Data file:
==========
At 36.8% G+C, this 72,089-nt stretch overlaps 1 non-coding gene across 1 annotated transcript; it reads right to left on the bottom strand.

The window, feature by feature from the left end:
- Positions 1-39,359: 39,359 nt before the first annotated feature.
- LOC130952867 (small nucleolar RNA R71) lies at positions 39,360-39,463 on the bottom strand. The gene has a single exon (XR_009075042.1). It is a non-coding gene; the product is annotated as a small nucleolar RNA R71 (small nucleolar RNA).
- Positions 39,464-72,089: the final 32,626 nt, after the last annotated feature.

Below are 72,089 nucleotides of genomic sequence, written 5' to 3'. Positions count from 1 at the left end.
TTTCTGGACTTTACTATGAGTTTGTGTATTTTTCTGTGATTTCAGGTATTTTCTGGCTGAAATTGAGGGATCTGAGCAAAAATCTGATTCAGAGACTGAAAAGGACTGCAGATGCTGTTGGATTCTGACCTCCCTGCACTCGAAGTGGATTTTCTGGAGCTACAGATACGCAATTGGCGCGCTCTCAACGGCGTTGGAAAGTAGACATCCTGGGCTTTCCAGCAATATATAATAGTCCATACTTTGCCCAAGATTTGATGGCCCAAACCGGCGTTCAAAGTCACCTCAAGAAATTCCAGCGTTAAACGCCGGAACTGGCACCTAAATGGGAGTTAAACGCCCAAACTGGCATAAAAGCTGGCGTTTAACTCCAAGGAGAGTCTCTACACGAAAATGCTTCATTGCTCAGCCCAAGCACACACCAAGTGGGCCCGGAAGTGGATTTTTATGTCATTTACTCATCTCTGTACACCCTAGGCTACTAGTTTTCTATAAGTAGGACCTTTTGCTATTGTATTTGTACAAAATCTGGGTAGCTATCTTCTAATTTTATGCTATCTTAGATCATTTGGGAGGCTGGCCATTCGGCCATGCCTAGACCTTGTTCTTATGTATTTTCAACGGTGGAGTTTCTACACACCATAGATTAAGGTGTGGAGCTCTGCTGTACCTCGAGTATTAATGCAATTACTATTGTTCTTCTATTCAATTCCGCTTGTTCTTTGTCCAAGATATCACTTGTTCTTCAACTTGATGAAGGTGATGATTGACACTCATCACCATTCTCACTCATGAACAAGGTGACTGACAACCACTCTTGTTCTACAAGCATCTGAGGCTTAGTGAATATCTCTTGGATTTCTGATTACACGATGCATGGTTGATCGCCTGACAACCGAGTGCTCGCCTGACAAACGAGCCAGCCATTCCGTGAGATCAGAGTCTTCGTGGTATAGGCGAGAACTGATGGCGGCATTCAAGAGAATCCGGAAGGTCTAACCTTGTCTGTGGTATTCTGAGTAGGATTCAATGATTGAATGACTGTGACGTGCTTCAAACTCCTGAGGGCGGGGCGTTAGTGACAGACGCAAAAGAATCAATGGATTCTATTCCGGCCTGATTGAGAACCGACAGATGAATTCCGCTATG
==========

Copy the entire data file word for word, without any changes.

At 36.8% G+C, this 72,089-nt stretch overlaps 1 non-coding gene across 1 annotated transcript; it reads right to left on the bottom strand.

The window, feature by feature from the left end:
- Positions 1-39,359: 39,359 nt before the first annotated feature.
- LOC130952867 (small nucleolar RNA R71) lies at positions 39,360-39,463 on the bottom strand. The gene has a single exon (XR_009075042.1). It is a non-coding gene; the product is annotated as a small nucleolar RNA R71 (small nucleolar RNA).
- Positions 39,464-72,089: the final 32,626 nt, after the last annotated feature.

Below are 72,089 nucleotides of genomic sequence, written 5' to 3'. Positions count from 1 at the left end.
TTTCTGGACTTTACTATGAGTTTGTGTATTTTTCTGTGATTTCAGGTATTTTCTGGCTGAAATTGAGGGATCTGAGCAAAAATCTGATTCAGAGACTGAAAAGGACTGCAGATGCTGTTGGATTCTGACCTCCCTGCACTCGAAGTGGATTTTCTGGAGCTACAGATACGCAATTGGCGCGCTCTCAACGGCGTTGGAAAGTAGACATCCTGGGCTTTCCAGCAATATATAATAGTCCATACTTTGCCCAAGATTTGATGGCCCAAACCGGCGTTCAAAGTCACCTCAAGAAATTCCAGCGTTAAACGCCGGAACTGGCACCTAAATGGGAGTTAAACGCCCAAACTGGCATAAAAGCTGGCGTTTAACTCCAAGGAGAGTCTCTACACGAAAATGCTTCATTGCTCAGCCCAAGCACACACCAAGTGGGCCCGGAAGTGGATTTTTATGTCATTTACTCATCTCTGTACACCCTAGGCTACTAGTTTTCTATAAGTAGGACCTTTTGCTATTGTATTTGTACAAAATCTGGGTAGCTATCTTCTAATTTTATGCTATCTTAGATCATTTGGGAGGCTGGCCATTCGGCCATGCCTAGACCTTGTTCTTATGTATTTTCAACGGTGGAGTTTCTACACACCATAGATTAAGGTGTGGAGCTCTGCTGTACCTCGAGTATTAATGCAATTACTATTGTTCTTCTATTCAATTCCGCTTGTTCTTTGTCCAAGATATCACTTGTTCTTCAACTTGATGAAGGTGATGATTGACACTCATCACCATTCTCACTCATGAACAAGGTGACTGACAACCACTCTTGTTCTACAAGCATCTGAGGCTTAGTGAATATCTCTTGGATTTCTGATTACACGATGCATGGTTGATCGCCTGACAACCGAGTGCTCGCCTGACAAACGAGCCAGCCATTCCGTGAGATCAGAGTCTTCGTGGTATAGGCGAGAACTGATGGCGGCATTCAAGAGAATCCGGAAGGTCTAACCTTGTCTGTGGTATTCTGAGTAGGATTCAATGATTGAATGACTGTGACGTGCTTCAAACTCCTGAGGGCGGGGCGTTAGTGACAGACGCAAAAGAATCAATGGATTCTATTCCGGCCTGATTGAGAACCGACAGATGAATTCCGCTATG